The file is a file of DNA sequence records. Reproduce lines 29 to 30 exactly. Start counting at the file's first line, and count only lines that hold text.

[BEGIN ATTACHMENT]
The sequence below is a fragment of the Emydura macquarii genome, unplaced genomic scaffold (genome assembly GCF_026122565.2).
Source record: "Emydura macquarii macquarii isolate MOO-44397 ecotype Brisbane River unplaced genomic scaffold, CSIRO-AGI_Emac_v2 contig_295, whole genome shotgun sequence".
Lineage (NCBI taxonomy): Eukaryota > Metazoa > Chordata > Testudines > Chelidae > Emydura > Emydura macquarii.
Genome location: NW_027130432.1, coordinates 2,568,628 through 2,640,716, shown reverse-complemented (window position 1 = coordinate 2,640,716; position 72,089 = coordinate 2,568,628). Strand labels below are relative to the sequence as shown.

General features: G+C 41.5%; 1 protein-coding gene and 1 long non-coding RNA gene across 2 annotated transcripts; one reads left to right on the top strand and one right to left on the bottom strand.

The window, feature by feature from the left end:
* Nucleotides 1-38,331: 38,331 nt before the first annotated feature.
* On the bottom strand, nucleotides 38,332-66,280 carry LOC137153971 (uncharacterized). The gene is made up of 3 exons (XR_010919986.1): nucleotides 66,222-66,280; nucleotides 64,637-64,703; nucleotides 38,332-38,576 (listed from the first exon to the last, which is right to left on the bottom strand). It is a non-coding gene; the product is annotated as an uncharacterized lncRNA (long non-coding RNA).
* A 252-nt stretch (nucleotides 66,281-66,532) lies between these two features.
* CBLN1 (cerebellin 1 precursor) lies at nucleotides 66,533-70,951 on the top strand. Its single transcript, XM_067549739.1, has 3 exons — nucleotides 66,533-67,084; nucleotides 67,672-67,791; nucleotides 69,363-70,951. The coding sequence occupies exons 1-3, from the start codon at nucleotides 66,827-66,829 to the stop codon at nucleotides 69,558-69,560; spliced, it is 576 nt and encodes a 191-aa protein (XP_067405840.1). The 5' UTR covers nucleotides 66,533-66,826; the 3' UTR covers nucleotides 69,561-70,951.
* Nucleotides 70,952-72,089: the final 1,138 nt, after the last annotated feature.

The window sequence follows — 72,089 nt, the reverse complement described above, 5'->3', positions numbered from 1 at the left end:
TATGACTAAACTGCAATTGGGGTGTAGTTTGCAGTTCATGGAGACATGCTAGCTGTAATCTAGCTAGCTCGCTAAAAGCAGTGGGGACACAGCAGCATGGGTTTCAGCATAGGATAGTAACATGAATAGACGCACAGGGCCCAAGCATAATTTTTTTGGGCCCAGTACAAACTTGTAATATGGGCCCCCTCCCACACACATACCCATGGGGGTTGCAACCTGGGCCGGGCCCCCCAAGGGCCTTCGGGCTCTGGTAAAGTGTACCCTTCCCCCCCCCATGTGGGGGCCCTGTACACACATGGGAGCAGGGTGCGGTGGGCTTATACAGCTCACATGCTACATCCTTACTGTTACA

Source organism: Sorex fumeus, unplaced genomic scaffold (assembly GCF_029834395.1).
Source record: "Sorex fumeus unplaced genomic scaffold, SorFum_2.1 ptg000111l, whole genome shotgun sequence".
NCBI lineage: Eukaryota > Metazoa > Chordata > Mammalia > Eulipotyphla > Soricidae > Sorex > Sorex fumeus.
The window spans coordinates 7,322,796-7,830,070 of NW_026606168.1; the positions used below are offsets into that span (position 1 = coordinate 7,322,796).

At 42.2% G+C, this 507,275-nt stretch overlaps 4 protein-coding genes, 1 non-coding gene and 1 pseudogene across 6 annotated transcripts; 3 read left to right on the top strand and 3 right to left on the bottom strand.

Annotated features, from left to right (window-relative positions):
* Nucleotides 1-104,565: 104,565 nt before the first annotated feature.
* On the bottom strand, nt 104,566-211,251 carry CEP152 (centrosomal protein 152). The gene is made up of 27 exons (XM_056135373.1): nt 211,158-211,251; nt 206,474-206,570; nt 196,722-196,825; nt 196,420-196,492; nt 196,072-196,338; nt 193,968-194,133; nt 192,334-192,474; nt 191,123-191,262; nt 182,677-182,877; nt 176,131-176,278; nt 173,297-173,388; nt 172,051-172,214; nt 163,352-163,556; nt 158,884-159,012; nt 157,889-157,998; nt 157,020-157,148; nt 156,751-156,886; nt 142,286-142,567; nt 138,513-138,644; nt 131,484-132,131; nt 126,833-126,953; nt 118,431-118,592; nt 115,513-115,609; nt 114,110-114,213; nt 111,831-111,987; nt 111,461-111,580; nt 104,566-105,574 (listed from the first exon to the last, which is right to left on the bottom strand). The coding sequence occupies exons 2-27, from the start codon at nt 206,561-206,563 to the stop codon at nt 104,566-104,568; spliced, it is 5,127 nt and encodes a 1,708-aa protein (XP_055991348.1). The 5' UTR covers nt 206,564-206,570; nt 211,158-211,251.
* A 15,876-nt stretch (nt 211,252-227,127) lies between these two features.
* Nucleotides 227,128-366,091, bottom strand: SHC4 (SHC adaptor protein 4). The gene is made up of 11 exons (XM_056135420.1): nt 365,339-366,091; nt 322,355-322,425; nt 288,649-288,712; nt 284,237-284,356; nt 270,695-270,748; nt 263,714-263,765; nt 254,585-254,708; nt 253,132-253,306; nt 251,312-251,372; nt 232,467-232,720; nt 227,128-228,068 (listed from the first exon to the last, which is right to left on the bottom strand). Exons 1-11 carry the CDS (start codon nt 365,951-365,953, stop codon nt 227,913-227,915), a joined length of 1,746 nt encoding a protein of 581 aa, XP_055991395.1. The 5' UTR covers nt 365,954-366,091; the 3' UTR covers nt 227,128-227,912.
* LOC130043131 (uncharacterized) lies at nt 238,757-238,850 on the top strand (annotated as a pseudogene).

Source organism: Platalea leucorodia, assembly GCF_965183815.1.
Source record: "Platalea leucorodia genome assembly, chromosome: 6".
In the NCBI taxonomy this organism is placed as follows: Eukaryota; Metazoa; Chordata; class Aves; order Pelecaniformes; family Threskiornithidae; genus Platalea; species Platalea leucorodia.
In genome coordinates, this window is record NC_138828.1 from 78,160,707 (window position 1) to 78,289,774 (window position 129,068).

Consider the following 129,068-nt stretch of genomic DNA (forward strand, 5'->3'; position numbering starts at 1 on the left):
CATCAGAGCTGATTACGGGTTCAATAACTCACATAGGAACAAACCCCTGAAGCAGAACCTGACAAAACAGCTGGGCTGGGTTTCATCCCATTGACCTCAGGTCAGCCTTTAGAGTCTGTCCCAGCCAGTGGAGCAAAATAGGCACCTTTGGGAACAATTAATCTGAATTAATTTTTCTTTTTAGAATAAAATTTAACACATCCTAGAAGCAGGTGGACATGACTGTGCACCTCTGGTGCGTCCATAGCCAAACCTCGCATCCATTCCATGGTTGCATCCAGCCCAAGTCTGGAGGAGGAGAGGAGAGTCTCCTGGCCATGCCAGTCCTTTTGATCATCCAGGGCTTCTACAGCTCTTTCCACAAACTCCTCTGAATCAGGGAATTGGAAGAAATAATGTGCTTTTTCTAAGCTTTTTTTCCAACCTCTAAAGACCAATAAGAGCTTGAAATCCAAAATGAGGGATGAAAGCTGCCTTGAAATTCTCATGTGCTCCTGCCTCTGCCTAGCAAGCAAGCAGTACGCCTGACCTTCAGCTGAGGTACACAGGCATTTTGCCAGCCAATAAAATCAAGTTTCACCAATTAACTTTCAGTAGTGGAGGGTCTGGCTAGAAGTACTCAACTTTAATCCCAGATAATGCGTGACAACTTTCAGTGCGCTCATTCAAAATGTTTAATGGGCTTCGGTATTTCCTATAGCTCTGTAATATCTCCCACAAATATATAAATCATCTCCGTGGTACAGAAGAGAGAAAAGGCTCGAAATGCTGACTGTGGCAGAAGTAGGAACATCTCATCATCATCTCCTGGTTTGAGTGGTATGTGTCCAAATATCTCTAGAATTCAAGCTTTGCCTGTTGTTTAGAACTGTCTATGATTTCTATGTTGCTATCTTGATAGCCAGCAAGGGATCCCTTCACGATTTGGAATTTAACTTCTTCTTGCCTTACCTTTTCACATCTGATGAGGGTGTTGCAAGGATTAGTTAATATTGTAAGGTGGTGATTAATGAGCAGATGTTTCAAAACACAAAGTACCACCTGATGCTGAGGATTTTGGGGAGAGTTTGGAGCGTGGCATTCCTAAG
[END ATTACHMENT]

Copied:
Consider the following 129,068-nt stretch of genomic DNA (forward strand, 5'->3'; position numbering starts at 1 on the left):
CATCAGAGCTGATTACGGGTTCAATAACTCACATAGGAACAAACCCCTGAAGCAGAACCTGACAAAACAGCTGGGCTGGGTTTCATCCCATTGACCTCAGGTCAGCCTTTAGAGTCTGTCCCAGCCAGTGGAGCAAAATAGGCACCTTTGGGAACAATTAATCTGAATTAATTTTTCTTTTTAGAATAAAATTTAACACATCCTAGAAGCAGGTGGACATGACTGTGCACCTCTGGTGCGTCCATAGCCAAACCTCGCATCCATTCCATGGTTGCATCCAGCCCAAGTCTGGAGGAGGAGAGGAGAGTCTCCTGGCCATGCCAGTCCTTTTGATCATCCAGGGCTTCTACAGCTCTTTCCACAAACTCCTCTGAATCAGGGAATTGGAAGAAATAATGTGCTTTTTCTAAGCTTTTTTTCCAACCTCTAAAGACCAATAAGAGCTTGAAATCCAAAATGAGGGATGAAAGCTGCCTTGAAATTCTCATGTGCTCCTGCCTCTGCCTAGCAAGCAAGCAGTACGCCTGACCTTCAGCTGAGGTACACAGGCATTTTGCCAGCCAATAAAATCAAGTTTCACCAATTAACTTTCAGTAGTGGAGGGTCTGGCTAGAAGTACTCAACTTTAATCCCAGATAATGCGTGACAACTTTCAGTGCGCTCATTCAAAATGTTTAATGGGCTTCGGTATTTCCTATAGCTCTGTAATATCTCCCACAAATATATAAATCATCTCCGTGGTACAGAAGAGAGAAAAGGCTCGAAATGCTGACTGTGGCAGAAGTAGGAACATCTCATCATCATCTCCTGGTTTGAGTGGTATGTGTCCAAATATCTCTAGAATTCAAGCTTTGCCTGTTGTTTAGAACTGTCTATGATTTCTATGTTGCTATCTTGATAGCCAGCAAGGGATCCCTTCACGATTTGGAATTTAACTTCTTCTTGCCTTACCTTTTCACATCTGATGAGGGTGTTGCAAGGATTAGTTAATATTGTAAGGTGGTGATTAATGAGCAGATGTTTCAAAACACAAAGTACCACCTGATGCTGAGGATTTTGGGGAGAGTTTGGAGCGTGGCATTCCTAAG